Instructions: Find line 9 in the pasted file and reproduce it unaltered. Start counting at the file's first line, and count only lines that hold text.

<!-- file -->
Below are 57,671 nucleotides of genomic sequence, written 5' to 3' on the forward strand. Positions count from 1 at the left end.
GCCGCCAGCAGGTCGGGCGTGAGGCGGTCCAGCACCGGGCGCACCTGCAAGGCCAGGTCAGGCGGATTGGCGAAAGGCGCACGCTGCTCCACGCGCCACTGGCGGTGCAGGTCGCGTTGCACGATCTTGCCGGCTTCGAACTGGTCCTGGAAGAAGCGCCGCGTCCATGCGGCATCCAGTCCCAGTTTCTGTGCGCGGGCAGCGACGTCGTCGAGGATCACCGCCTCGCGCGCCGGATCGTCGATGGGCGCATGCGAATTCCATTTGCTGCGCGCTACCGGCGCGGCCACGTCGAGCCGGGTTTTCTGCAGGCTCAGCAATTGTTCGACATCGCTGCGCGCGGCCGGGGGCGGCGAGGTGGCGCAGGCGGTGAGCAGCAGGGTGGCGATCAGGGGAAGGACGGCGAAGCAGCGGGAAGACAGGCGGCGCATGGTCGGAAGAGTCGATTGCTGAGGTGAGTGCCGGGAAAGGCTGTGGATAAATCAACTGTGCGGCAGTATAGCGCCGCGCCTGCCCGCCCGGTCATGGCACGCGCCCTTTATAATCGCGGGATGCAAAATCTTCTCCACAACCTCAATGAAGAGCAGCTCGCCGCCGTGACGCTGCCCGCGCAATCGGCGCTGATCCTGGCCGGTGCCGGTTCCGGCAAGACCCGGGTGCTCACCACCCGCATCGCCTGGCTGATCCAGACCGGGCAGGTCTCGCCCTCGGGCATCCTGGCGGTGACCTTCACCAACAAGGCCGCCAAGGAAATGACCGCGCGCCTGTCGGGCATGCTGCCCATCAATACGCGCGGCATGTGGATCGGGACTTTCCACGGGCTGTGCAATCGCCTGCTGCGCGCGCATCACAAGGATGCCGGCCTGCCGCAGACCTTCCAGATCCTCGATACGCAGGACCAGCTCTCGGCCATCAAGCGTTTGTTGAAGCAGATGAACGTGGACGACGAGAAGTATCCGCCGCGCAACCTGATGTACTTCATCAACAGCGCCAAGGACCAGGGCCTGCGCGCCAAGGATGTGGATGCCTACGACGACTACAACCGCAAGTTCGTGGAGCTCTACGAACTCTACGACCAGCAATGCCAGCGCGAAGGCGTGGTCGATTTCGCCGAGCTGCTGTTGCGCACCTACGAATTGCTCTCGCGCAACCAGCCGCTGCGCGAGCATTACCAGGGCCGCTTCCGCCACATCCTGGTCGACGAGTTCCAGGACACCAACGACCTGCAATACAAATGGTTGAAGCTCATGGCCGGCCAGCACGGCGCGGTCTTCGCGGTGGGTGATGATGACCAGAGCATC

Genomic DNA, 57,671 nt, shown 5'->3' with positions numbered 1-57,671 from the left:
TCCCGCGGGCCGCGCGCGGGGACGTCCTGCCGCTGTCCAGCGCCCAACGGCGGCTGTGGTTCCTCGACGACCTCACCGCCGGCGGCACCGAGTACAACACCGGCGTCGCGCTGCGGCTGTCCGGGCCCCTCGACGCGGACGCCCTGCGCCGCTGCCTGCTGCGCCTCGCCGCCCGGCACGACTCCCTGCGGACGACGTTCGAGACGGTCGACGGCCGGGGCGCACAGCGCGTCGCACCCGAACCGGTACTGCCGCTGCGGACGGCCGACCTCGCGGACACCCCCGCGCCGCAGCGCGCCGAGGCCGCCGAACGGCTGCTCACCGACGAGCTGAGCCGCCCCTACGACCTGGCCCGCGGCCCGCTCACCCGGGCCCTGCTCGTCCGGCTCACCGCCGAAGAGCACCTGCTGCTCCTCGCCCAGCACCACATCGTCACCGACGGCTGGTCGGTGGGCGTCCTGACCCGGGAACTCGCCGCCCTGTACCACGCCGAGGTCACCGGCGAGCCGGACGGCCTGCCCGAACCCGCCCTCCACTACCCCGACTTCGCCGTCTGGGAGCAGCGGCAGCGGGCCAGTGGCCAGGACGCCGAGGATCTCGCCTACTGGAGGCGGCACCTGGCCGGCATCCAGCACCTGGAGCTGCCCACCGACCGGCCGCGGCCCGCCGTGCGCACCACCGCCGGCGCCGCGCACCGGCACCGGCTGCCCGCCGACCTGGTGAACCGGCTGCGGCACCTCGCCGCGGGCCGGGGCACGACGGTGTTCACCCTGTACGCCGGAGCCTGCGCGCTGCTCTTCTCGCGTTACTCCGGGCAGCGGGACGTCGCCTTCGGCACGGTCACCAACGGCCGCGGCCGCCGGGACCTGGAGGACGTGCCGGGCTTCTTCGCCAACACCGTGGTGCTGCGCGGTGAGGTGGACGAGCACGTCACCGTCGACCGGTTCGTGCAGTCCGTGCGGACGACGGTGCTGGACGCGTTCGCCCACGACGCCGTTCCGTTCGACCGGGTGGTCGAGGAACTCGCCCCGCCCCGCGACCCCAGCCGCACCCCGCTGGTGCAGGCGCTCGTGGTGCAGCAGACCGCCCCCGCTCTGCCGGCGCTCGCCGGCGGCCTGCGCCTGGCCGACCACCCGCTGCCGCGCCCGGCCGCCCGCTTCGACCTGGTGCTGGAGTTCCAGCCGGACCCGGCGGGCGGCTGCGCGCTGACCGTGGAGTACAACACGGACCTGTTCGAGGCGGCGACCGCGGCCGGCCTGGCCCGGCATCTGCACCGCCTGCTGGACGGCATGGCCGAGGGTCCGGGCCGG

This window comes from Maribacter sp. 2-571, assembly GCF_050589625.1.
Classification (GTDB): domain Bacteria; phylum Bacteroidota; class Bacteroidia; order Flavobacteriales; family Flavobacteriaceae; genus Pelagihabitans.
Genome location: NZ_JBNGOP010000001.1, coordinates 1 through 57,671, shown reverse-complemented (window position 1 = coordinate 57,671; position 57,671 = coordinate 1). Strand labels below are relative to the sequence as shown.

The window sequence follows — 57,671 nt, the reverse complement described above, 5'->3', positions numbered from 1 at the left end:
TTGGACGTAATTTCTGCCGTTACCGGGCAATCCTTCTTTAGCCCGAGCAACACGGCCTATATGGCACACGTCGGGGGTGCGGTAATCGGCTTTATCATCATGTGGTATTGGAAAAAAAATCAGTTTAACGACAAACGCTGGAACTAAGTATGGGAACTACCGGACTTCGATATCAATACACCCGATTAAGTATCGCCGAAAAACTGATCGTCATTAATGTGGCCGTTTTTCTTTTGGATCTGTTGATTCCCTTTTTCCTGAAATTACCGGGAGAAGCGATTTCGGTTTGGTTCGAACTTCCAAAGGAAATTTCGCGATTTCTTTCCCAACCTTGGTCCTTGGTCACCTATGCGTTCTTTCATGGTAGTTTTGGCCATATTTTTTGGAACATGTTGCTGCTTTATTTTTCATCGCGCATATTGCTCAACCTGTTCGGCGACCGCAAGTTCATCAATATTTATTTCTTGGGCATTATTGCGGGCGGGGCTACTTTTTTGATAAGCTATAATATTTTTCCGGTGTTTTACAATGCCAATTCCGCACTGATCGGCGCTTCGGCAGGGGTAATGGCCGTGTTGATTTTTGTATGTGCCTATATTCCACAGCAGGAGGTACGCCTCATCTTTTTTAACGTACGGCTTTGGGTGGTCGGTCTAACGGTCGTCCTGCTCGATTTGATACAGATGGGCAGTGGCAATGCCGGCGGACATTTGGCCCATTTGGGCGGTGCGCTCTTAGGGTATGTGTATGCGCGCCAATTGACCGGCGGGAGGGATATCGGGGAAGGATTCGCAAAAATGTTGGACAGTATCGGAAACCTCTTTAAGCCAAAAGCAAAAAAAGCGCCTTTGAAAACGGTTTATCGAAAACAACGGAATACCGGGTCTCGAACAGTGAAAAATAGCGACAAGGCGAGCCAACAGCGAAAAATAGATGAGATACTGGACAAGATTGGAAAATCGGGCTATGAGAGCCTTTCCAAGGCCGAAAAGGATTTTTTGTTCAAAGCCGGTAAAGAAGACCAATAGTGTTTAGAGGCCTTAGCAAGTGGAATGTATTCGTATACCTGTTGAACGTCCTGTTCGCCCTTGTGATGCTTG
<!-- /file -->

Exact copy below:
TTGGACGTAATTTCTGCCGTTACCGGGCAATCCTTCTTTAGCCCGAGCAACACGGCCTATATGGCACACGTCGGGGGTGCGGTAATCGGCTTTATCATCATGTGGTATTGGAAAAAAAATCAGTTTAACGACAAACGCTGGAACTAAGTATGGGAACTACCGGACTTCGATATCAATACACCCGATTAAGTATCGCCGAAAAACTGATCGTCATTAATGTGGCCGTTTTTCTTTTGGATCTGTTGATTCCCTTTTTCCTGAAATTACCGGGAGAAGCGATTTCGGTTTGGTTCGAACTTCCAAAGGAAATTTCGCGATTTCTTTCCCAACCTTGGTCCTTGGTCACCTATGCGTTCTTTCATGGTAGTTTTGGCCATATTTTTTGGAACATGTTGCTGCTTTATTTTTCATCGCGCATATTGCTCAACCTGTTCGGCGACCGCAAGTTCATCAATATTTATTTCTTGGGCATTATTGCGGGCGGGGCTACTTTTTTGATAAGCTATAATATTTTTCCGGTGTTTTACAATGCCAATTCCGCACTGATCGGCGCTTCGGCAGGGGTAATGGCCGTGTTGATTTTTGTATGTGCCTATATTCCACAGCAGGAGGTACGCCTCATCTTTTTTAACGTACGGCTTTGGGTGGTCGGTCTAACGGTCGTCCTGCTCGATTTGATACAGATGGGCAGTGGCAATGCCGGCGGACATTTGGCCCATTTGGGCGGTGCGCTCTTAGGGTATGTGTATGCGCGCCAATTGACCGGCGGGAGGGATATCGGGGAAGGATTCGCAAAAATGTTGGACAGTATCGGAAACCTCTTTAAGCCAAAAGCAAAAAAAGCGCCTTTGAAAACGGTTTATCGAAAACAACGGAATACCGGGTCTCGAACAGTGAAAAATAGCGACAAGGCGAGCCAACAGCGAAAAATAGATGAGATACTGGACAAGATTGGAAAATCGGGCTATGAGAGCCTTTCCAAGGCCGAAAAGGATTTTTTGTTCAAAGCCGGTAAAGAAGACCAATAGTGTTTAGAGGCCTTAGCAAGTGGAATGTATTCGTATACCTGTTGAACGTCCTGTTCGCCCTTGTGATGCTTG